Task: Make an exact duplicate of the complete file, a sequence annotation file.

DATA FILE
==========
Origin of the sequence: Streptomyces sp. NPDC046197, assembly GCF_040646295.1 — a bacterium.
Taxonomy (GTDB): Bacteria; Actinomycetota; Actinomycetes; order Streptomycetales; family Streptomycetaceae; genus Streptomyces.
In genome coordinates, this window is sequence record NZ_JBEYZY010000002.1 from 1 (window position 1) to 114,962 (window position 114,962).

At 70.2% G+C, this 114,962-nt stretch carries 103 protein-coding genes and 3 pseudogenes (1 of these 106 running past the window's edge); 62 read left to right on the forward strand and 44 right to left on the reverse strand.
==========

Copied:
Origin of the sequence: Streptomyces sp. NPDC046197, assembly GCF_040646295.1 — a bacterium.
Taxonomy (GTDB): Bacteria; Actinomycetota; Actinomycetes; order Streptomycetales; family Streptomycetaceae; genus Streptomyces.
In genome coordinates, this window is sequence record NZ_JBEYZY010000002.1 from 1 (window position 1) to 114,962 (window position 114,962).

At 70.2% G+C, this 114,962-nt stretch carries 103 protein-coding genes and 3 pseudogenes (1 of these 106 running past the window's edge); 62 read left to right on the forward strand and 44 right to left on the reverse strand.